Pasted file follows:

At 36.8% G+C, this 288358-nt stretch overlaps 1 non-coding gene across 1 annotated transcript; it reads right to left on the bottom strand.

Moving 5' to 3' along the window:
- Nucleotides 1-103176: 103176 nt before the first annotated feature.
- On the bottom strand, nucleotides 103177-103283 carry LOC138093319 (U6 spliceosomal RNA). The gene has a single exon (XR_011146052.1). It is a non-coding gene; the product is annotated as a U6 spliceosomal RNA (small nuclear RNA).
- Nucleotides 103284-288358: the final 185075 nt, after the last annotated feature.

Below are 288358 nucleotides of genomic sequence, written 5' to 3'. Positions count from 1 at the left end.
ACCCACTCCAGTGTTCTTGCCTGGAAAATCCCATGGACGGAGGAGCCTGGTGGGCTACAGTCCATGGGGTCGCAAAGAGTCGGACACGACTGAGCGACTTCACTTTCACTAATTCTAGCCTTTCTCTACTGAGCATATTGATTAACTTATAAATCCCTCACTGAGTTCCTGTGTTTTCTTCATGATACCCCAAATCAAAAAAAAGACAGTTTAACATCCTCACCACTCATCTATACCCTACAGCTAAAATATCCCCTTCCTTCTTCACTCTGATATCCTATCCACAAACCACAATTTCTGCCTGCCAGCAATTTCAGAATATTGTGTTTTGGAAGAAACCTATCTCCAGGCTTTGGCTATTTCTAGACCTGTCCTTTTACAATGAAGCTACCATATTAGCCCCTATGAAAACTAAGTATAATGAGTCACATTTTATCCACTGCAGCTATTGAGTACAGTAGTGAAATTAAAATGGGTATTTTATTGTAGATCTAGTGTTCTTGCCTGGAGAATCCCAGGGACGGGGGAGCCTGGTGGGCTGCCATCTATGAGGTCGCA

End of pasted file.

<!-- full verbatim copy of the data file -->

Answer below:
At 36.8% G+C, this 288358-nt stretch overlaps 1 non-coding gene across 1 annotated transcript; it reads right to left on the bottom strand.

Moving 5' to 3' along the window:
- Nucleotides 1-103176: 103176 nt before the first annotated feature.
- On the bottom strand, nucleotides 103177-103283 carry LOC138093319 (U6 spliceosomal RNA). The gene has a single exon (XR_011146052.1). It is a non-coding gene; the product is annotated as a U6 spliceosomal RNA (small nuclear RNA).
- Nucleotides 103284-288358: the final 185075 nt, after the last annotated feature.

Below are 288358 nucleotides of genomic sequence, written 5' to 3'. Positions count from 1 at the left end.
ACCCACTCCAGTGTTCTTGCCTGGAAAATCCCATGGACGGAGGAGCCTGGTGGGCTACAGTCCATGGGGTCGCAAAGAGTCGGACACGACTGAGCGACTTCACTTTCACTAATTCTAGCCTTTCTCTACTGAGCATATTGATTAACTTATAAATCCCTCACTGAGTTCCTGTGTTTTCTTCATGATACCCCAAATCAAAAAAAAGACAGTTTAACATCCTCACCACTCATCTATACCCTACAGCTAAAATATCCCCTTCCTTCTTCACTCTGATATCCTATCCACAAACCACAATTTCTGCCTGCCAGCAATTTCAGAATATTGTGTTTTGGAAGAAACCTATCTCCAGGCTTTGGCTATTTCTAGACCTGTCCTTTTACAATGAAGCTACCATATTAGCCCCTATGAAAACTAAGTATAATGAGTCACATTTTATCCACTGCAGCTATTGAGTACAGTAGTGAAATTAAAATGGGTATTTTATTGTAGATCTAGTGTTCTTGCCTGGAGAATCCCAGGGACGGGGGAGCCTGGTGGGCTGCCATCTATGAGGTCGCA